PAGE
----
1 Answer | Add Yours
Helen Keller wrote the autobiography, The Story of My Life as a young student, having battled insurmountable odds and ensured her rightful place in Radcliffe College. Helen was very aware of the opportunities presented to her and how her life could have been so different had it not been for the positive influences that surrounded her.
The most memorable event that Helen recalls in The Story of My Life and probably the one for which she is best known due to its dramatic effect on ANYONE who reads about it or who has seen it in the movie is her recollection of the "W-A-T-E-R" incident
Suddenly I felt a misty consciousness as of something forgotten—a thrill of returning thought; and somehow the mystery of language was revealed to me (Ch IV)
This event has the capacity to reach even the most cynical person. The life-changing capacity of the most simple action must surely reach into the depths of anyone's soul and inspire a person to do more with what he or she already has at his or her disposal.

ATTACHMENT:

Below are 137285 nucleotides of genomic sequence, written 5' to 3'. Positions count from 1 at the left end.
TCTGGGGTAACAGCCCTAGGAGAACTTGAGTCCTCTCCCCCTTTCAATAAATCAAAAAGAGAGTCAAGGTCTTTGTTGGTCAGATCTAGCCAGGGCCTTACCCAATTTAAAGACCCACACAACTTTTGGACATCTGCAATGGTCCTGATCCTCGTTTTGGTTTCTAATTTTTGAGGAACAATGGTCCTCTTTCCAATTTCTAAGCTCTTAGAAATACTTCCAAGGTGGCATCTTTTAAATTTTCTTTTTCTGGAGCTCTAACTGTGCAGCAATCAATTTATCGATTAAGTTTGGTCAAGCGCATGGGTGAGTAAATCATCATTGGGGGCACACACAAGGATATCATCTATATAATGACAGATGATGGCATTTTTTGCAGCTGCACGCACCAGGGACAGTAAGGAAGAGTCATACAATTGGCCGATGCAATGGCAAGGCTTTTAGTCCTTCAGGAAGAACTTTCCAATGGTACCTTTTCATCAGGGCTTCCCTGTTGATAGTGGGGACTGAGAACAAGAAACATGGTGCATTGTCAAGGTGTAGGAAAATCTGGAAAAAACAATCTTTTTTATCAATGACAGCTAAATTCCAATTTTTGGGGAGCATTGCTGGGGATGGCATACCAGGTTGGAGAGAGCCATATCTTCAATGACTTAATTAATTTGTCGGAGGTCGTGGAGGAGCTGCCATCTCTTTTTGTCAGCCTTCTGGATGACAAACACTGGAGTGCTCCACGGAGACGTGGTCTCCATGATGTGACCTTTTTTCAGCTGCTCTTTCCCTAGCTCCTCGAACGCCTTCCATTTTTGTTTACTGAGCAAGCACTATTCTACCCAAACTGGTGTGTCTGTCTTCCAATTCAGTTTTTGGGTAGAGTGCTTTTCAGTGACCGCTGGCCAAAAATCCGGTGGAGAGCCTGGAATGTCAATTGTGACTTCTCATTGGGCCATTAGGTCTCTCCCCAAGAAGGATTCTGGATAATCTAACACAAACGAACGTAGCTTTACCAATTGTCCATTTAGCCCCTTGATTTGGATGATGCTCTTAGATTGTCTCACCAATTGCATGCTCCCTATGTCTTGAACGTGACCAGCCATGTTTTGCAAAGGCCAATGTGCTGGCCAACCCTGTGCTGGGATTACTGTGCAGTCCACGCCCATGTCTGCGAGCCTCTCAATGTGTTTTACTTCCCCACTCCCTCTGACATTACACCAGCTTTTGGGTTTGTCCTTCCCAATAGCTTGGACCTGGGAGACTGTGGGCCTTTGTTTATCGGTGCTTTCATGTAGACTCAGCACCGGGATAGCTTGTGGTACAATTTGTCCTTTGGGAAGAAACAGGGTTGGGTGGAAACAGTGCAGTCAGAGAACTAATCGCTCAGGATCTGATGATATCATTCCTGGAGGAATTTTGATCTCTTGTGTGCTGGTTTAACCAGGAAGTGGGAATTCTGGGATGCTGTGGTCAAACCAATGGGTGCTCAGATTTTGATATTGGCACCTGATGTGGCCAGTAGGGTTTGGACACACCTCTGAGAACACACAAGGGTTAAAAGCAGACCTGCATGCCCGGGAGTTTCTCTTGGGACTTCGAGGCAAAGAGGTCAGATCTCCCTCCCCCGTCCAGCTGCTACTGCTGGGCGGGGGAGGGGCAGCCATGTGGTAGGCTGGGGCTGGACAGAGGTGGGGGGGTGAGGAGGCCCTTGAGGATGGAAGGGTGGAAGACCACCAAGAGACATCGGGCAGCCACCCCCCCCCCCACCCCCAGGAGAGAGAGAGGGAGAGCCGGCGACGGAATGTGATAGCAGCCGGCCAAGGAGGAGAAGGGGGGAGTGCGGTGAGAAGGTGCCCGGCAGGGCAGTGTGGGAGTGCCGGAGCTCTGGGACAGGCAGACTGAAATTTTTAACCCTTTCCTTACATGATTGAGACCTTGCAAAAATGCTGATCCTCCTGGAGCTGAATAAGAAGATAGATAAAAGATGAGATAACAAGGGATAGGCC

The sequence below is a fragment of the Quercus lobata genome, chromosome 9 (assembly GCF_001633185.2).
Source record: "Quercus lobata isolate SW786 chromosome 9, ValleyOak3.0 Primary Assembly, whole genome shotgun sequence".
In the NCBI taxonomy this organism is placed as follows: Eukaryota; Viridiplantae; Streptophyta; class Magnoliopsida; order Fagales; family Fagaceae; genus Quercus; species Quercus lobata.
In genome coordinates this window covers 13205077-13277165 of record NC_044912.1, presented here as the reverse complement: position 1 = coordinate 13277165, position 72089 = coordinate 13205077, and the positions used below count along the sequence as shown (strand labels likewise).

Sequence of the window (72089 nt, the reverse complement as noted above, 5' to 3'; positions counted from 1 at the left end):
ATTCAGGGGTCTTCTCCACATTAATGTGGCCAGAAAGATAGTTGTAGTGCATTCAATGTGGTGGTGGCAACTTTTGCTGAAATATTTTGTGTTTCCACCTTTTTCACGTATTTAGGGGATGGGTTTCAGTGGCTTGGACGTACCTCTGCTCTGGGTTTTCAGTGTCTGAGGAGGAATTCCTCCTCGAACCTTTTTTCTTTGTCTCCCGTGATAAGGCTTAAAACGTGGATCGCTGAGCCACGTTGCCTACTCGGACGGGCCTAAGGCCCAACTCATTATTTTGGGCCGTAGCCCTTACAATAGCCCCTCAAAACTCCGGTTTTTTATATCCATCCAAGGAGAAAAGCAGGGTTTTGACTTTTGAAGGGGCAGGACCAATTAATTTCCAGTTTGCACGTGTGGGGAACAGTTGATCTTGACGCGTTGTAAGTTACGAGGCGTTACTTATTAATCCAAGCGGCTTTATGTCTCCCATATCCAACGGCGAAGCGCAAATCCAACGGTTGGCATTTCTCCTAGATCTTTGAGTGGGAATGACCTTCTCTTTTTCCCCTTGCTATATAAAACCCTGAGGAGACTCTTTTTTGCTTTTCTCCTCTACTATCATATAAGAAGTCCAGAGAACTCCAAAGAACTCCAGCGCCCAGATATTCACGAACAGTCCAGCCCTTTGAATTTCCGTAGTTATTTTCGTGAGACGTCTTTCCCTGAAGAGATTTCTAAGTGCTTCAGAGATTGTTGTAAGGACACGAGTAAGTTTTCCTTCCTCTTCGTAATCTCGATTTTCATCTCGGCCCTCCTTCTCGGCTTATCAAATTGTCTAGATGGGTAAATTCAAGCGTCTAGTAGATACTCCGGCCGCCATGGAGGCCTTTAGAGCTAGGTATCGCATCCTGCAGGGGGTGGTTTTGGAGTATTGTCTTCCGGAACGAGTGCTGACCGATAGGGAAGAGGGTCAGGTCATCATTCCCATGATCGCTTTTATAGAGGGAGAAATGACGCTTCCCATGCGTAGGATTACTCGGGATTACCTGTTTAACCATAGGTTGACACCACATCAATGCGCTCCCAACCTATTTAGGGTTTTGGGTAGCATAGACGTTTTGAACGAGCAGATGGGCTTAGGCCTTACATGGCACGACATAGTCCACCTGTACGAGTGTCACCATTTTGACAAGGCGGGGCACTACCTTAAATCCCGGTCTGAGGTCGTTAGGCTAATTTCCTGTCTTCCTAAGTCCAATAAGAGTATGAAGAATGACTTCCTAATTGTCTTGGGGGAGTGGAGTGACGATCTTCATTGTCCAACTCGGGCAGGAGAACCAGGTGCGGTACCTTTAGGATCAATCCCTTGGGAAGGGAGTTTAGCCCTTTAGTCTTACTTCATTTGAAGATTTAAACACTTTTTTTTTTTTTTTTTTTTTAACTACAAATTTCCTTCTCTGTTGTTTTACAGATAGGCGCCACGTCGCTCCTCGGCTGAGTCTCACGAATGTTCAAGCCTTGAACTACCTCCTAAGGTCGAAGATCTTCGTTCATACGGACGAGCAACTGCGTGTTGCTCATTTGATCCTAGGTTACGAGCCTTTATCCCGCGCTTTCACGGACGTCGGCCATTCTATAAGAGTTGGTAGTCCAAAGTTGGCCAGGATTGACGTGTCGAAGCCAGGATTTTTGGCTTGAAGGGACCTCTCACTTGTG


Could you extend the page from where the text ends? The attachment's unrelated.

Other events, and there are many significant ones without which Helen's new found means of communication would not have blossomed, may fade into insignificance as this is the pivotal point at which her life changed.
I have chosen a different kind of second event to recall which reveals that there were still many "barriers" and that Helen was only human and not necessarily so different from everybody else in her struggles to be understood.
Mildred, Helen's younger sister, inspires jealousy in Helen who is keenly aware of Mildred's arrival and her mother's shared affections and time. In the crdle in which Helen lovingly rocks hr doll, Nancy, lay Mildred and Heln, without a thought, attempted to overturn the cradle and tip the baby out because
when we walk in the valley of twofold solitude we know little of the tender affections that grow out of endearing words and actions and companionship(Ch II).
This event could have had a very negative impact on Helen's development were it not for her loving, supportive family. It brings a stark reality to this "happily - ever - after" story.
We’ve answered 333,620 questions. We can answer yours, too.Ask a question